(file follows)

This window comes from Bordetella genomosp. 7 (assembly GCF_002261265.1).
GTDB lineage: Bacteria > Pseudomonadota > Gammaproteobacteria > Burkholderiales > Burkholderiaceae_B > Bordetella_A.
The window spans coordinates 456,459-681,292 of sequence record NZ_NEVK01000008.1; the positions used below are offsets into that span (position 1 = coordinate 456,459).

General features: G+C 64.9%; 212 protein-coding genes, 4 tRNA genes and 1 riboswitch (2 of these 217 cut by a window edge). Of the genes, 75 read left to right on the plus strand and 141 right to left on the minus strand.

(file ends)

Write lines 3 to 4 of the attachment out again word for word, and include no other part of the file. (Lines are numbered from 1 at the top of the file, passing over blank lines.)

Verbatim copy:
The window spans coordinates 456,459-681,292 of sequence record NZ_NEVK01000008.1; the positions used below are offsets into that span (position 1 = coordinate 456,459).

General features: G+C 64.9%; 212 protein-coding genes, 4 tRNA genes and 1 riboswitch (2 of these 217 cut by a window edge). Of the genes, 75 read left to right on the plus strand and 141 right to left on the minus strand.